New poll puts him at 6 percent; he is Utah’s first non-establishment candidate to make the mark

SANDY, UT, Sept. 22, 2017  — For the first time in history, a non-Republican, non-Democrat candidate will share the stage at the Utah Debate Commission’s main event. Jim Bennett of the United Utah Party will square off against Republican John Curtis and Democrat Kathie Allen on October 18th at KBYU Studios in Provo.

This historic feat provides a significant boost to Bennett’s campaign to replace Jim Chaffetz’s vacated seat in Utah’s Third Congressional District.

“We are delighted our candidate crossed the threshold when the party is so new. Jim will give the party a forum for articulating our views to Utah voters,” said United Utah Party Chairman Richard Davis.

An original poll conducted by the Utah Debate Commission showed Bennett polling less than half a percent under the threshold for participation in the debate. That poll was found to be methodologically flawed, and the new poll puts him at 6 percent, which, combined with a 4 percent margin of error, reaches the 10 percent threshold established by the commission for participation.

“This is a tremendous opportunity, and I’d like to thank the debate commission for their integrity throughout this process,” Bennett said. “One of the main reasons I’m running is to introduce this party and its principles to the people of Utah, and this debate provides the perfect forum to do that.”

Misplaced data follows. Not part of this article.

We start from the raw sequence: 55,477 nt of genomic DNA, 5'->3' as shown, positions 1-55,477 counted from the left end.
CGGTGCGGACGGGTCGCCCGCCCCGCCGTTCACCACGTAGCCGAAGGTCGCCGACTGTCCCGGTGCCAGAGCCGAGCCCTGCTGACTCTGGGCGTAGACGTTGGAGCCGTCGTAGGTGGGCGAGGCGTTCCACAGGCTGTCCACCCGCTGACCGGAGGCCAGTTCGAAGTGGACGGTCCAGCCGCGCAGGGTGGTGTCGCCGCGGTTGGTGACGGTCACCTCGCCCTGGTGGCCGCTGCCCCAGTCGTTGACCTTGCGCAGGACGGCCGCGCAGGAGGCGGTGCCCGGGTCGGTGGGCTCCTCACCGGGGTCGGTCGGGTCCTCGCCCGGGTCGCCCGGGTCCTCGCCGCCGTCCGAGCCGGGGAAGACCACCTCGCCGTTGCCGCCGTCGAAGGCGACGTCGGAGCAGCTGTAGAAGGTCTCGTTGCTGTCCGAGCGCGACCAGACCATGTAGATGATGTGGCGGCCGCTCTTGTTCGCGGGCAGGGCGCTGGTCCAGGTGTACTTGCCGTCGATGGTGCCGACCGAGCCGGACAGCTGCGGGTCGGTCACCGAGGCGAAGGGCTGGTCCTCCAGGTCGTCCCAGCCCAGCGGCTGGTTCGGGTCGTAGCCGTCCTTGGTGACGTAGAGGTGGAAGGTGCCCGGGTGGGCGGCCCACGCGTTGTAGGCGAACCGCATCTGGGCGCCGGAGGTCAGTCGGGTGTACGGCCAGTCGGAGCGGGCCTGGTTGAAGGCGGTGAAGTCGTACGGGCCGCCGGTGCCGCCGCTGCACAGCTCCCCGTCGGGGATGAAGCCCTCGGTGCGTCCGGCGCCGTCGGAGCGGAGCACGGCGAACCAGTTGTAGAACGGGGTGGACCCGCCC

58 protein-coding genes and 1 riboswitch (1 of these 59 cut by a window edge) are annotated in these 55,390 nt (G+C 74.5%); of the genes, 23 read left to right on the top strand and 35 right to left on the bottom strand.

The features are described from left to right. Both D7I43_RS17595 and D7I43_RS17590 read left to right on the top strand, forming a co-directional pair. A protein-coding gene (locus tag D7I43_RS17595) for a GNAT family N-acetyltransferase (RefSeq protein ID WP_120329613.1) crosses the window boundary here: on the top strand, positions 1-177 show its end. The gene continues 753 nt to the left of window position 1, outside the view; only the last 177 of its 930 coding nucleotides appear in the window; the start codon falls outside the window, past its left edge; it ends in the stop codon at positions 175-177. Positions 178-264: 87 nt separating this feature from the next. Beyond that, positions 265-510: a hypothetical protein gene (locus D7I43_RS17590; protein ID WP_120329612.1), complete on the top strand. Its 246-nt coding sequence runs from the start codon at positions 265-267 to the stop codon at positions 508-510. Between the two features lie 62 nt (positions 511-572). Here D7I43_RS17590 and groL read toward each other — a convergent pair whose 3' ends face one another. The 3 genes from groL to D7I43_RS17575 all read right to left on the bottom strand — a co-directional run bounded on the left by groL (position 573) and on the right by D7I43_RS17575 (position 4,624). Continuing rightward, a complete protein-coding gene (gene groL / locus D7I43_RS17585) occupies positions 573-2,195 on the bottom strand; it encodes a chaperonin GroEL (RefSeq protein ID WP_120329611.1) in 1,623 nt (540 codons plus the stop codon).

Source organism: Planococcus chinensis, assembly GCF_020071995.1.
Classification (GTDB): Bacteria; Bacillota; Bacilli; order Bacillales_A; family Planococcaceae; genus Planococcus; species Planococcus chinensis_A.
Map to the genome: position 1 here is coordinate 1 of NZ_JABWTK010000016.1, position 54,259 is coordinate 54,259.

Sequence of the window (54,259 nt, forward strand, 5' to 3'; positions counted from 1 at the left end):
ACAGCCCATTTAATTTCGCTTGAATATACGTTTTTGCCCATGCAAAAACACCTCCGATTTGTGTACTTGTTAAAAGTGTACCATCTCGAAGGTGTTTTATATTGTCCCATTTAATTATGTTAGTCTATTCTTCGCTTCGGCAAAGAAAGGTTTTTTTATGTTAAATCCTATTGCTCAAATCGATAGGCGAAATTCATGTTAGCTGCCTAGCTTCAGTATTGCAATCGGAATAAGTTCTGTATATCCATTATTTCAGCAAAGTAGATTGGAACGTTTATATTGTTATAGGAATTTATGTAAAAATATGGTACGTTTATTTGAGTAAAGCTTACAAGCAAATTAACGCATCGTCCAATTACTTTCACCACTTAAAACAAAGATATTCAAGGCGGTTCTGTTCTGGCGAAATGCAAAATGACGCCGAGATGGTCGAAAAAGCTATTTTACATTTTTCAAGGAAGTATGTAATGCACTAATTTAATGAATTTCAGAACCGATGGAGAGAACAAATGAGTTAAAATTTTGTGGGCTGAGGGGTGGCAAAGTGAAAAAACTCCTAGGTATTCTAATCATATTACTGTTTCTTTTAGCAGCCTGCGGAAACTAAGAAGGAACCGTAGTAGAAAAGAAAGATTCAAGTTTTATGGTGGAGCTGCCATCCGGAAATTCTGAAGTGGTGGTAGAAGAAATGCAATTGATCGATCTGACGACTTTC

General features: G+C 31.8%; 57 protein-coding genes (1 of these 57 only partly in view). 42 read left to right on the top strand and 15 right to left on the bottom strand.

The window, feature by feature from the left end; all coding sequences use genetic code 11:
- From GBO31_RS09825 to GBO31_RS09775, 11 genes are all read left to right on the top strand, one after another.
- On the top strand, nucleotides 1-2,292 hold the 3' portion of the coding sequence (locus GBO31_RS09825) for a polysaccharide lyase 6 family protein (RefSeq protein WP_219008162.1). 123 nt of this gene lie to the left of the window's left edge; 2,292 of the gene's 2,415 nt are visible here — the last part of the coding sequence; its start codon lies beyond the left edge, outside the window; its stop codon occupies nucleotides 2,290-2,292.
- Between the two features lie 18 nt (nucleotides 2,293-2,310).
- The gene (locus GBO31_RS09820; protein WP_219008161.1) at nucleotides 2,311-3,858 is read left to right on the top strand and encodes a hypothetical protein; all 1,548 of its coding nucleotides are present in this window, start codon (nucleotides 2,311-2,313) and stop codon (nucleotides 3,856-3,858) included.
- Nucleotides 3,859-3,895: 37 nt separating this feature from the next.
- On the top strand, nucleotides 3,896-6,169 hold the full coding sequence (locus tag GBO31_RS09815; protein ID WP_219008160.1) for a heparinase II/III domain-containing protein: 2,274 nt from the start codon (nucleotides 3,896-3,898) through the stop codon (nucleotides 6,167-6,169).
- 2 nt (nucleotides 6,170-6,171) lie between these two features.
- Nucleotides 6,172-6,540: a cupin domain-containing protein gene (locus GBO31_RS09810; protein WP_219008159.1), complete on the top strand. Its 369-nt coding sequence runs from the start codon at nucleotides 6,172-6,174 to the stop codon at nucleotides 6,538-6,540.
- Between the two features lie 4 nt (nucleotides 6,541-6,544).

Tim Fullmer, who manages the Bennett campaign, agreed. “The biggest obstacle we face is that people simply haven’t had enough time to get to know Jim and what he stands for,” Fullmer said. “The state’s efforts to keep us off the ballot gave us a very late start, but this debate is a great chance for us to catch up.”

Bennett wasn’t officially a candidate until August 3rd, when U.S. District Court Judge David Nuffer determined that the state elections office violated Bennett’s 1st and 14th Amendment rights by denying his attempt to file as a candidate.

Bennett acknowledged the uphill battle he faces, but he was optimistic. “They said I wouldn’t be on the ballot, and they said I couldn’t make it into the debate. I’ve proven the conventional wisdom wrong twice. Third time’s the charm.”

The debate takes place at 6 p.m. and will be broadcast on most television stations in Utah.